Member Since: Posts: Comments:
Quoting Welling2000:
Washingtonian,

Flood's not being rude. He's being shocked about the Gulf Loop Current mention. Whatever could make you think he's being rude?


Thank you, Welling...
Member Since: August 2, 2006 Posts: 10 Comments: 9922
1515. angiest
Quoting 954FtLCane:

that was not hundreds of miles, Charley was a jog....uggggg....really ..really.... come on y'all nuff of the westcasting, wishcasting, upcasting........uggggggggggggggggggggggg


The point being Charleston isn't in the clear until Earl has passed them. Until them they need to keep an eye on things.
Member Since: Posts: Comments:
ESTIMATED MINIMUM CENTRAL PRESSURE 940 MB
EYE DIAMETER 30 NM
MAX SUSTAINED WINDS 115 KT WITH GUSTS TO 140 KT.
64 KT....... 80NE 80SE 30SW 60NW.
50 KT.......120NE 120SE 60SW 90NW.
34 KT.......175NE 175SE 90SW 175NW.
12 FT SEAS..470NE 240SE 180SW 420NW.
WINDS AND SEAS VARY GREATLY IN EACH QUADRANT. RADII IN NAUTICAL
MILES ARE THE LARGEST RADII EXPECTED ANYWHERE IN THAT QUADRANT.

Hurricance Force windfield max. >60 + 80=140nm
Trop Storm force windfield max. >175 +175=350 nm
Member Since: Posts: Comments:
Quoting angiest:


Who was supposed to get Charley again?

that was not hundreds of miles, Charley was a jog....uggggg....really ..really.... come on y'all nuff of the westcasting, wishcasting, upcasting........uggggggggggggggggggggggg
Member Since: Posts: Comments:
1512. angiest
Quoting AstroHurricane001:
Noticed something interesting while collecting images for my own blog:



If you trace the tightly packed upper-level steering winds pushing to the east over Earl, they lead back to where Ike made landfall.


Oh hush. :)
Member Since: Posts: Comments:
Quoting Floodman:


You would be well advised to do so; just the basic hurricane preparedness stuff: water, extra batteries, fill the gas tanks, that sort of thing...always better safe than sorry LOL


Hurricane Prep Tips
Member Since: Posts: Comments:
1509. GetReal
double post...
Member Since: Posts: Comments:
1508. GetReal
Member Since: Posts: Comments:
Quoting CJ5:


Sorry, I responded on up further when corrected. I mean't blind in respect to that graphic. Didn't mean to come off smart arsed.
Thanks, it's all good. I've learned to take a moment before I post when perturbed.
Member Since: Posts: Comments:
1506. KEEPEROFTHEGATE (Mod)
Quoting yoboi:
where is earl going?
north
Member Since: Posts: Comments:
Can anyone tell me if in history of one storm being sucked into another, other than 1991 off NewEngland (perfect storm)? It looked today as though Fiona was going to run right into Earl.
Member Since: Posts: Comments:
Quoting Legion:
You can bet the over/under on named storms and hurricanes before the start of the season.
The bet on the degrees off on the forecast track would be more lucrative and volatile
Member Since: Posts: Comments:
Africa seems to have something aginst the atlantic basin now.It's moving out all these waves over the continent,and future Gaston looks very organized right now.The percentage should be raised at 8:00 to 30-40%.
Member Since: Posts: Comments:
Noticed something interesting while collecting images for my own blog:



If you trace the tightly packed upper-level steering winds pushing to the east over Earl, they lead back to where Ike made landfall.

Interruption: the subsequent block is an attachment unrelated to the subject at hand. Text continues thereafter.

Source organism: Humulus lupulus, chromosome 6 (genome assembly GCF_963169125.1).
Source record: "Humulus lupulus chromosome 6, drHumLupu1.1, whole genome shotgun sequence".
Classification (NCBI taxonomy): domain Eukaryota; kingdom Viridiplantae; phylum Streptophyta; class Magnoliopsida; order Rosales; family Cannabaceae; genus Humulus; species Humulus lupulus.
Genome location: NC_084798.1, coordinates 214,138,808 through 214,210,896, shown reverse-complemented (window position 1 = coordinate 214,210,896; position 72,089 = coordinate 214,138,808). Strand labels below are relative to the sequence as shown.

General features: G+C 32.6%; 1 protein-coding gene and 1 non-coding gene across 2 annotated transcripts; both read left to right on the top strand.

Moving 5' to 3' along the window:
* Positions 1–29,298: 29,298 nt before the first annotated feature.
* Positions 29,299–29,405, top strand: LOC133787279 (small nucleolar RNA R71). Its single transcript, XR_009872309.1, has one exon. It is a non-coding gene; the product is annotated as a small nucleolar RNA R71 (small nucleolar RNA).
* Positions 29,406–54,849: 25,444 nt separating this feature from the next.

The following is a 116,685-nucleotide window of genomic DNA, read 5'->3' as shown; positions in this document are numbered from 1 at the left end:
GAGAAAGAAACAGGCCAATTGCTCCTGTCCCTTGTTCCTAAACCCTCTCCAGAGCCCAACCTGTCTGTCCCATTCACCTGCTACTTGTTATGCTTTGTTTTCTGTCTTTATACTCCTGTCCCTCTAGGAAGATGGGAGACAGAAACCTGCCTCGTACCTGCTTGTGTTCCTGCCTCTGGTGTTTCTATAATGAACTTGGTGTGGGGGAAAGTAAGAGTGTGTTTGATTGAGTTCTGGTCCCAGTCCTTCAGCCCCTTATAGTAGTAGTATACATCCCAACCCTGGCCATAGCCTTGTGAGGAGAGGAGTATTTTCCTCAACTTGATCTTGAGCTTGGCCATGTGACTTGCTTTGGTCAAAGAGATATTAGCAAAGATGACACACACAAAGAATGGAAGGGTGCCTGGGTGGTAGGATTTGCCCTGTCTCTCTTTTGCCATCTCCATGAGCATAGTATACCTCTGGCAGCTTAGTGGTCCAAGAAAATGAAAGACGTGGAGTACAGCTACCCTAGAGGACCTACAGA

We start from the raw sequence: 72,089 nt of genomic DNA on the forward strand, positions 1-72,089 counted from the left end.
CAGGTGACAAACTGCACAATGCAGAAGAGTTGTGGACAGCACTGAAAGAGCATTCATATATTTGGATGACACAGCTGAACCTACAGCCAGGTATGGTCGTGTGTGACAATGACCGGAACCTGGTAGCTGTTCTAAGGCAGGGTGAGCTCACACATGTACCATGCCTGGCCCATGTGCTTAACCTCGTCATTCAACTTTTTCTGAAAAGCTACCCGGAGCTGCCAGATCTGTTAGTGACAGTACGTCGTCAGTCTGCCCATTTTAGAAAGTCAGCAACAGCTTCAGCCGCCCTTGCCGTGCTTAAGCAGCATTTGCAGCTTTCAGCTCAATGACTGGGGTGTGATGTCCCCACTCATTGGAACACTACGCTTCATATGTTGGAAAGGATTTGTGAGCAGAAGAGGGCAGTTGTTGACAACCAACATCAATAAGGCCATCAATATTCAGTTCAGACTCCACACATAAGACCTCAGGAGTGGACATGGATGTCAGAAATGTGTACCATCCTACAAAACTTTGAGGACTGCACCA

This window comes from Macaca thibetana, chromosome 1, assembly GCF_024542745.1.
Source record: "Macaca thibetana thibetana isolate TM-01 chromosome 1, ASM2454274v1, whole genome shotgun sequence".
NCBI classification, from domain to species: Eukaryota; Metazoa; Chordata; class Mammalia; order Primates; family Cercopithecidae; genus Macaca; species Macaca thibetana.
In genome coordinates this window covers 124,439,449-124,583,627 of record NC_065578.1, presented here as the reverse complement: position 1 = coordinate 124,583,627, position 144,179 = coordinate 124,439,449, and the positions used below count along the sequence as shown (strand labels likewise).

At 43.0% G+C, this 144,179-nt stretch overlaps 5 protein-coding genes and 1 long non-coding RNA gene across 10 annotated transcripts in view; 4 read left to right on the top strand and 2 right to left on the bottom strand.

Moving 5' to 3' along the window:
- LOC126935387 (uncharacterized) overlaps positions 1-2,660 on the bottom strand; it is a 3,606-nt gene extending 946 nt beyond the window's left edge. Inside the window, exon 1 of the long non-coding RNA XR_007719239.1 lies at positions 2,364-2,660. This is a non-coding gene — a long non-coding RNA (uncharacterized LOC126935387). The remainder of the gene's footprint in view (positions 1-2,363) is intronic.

Member Since: Posts: Comments:
1501. Engine2
18z GFS starting
Member Since: Posts: Comments:
Quoting washingtonian115:
Okay like maybe I was reading it incorrectly then?.And looky here looks like Earl is going to be in my backyard.Better start taking steps now even though I live in D.C


You would be well advised to do so; just the basic hurricane preparedness stuff: water, extra batteries, fill the gas tanks, that sort of thing...always better safe than sorry LOL
Member Since: August 2, 2006 Posts: 10 Comments: 9922
Quoting marmark:
or lose their butts.
That was more like it ...
Member Since: Posts: Comments:
1493. marmark
Quoting Flyairbird:
If internet gambling were legal.....One could make a fortune on betting on Earl..
or lose their butts.
Member Since: Posts: Comments:
Goodbye Fiona?
Member Since: Posts: Comments:
1489. marmark
Quoting SeVaSurfer:


Howards Pub will be busy the next few days. Wish I was down there with them having a few cold ones! They eat these storms for lunch down there!
Love that place! We ate there on our honeymoon!
Member Since: Posts: Comments:
If internet gambling were legal.....One could make a fortune on betting on Earl..
Member Since: Posts: Comments:
1486. angiest
Quoting 954FtLCane:

In the clear, y'all are pretty much safe, stop making a mountain off a a molehill.


Who was supposed to get Charley again?
Member Since: Posts: Comments:
Quoting washingtonian115:
You sound a little rude no?


I apologioze for sounding rude, but an interruption in the thermohaline circulation is catastrophe with global extinction level rammifications; I can assure you that it would be a considerably more newsworthy than this event seems to be. It appears, upon further examination, that the Franklin Eddy, an area of the circulation that typically breaks off the main loop current is what this refers to and that it has more to do with the slowing and early frift of the eddy and not the complete cessation of movement (that's a LOT of kinetic energy to be absorbed).

Again, I apologize for any perceived rudeness, but the question itself was inaccurate
Member Since: August 2, 2006 Posts: 10 Comments: 9922
Storm et'all, has anyone noticed that according to 2pm NHC track forecasts, Fiona and Earl will only be about by my estimate 400 miles from each other as of 2pm on Friday? From my understanding the Fujiwhara effect can start occurring at 900 miles so wouldn't this potentially cause Earl to slow down just as it reaches the OBX and since Earl is the larger of the two systems cause Fiona to turn toward the US East coast as Earl tries to absorb it?
Member Since: Posts: Comments:

Viewing: 1533 - 1483

Page: 1 | 2 | 3 | 4 | 5 | 6 | 7 | 8 | 9 | 10 | 11 | 12 | 13 | 14 | 15 | 16 | 17 | 18 | 19 | 20 | 21 | 22 | 23 | 24 | 25 | 26 | 27 | 28 | 29 | 30 | 31 | 32 | 33Blog Index

Top of Page

About

Jeff co-founded the Weather Underground in 1995 while working on his Ph.D. He flew with the NOAA Hurricane Hunters from 1986-1990.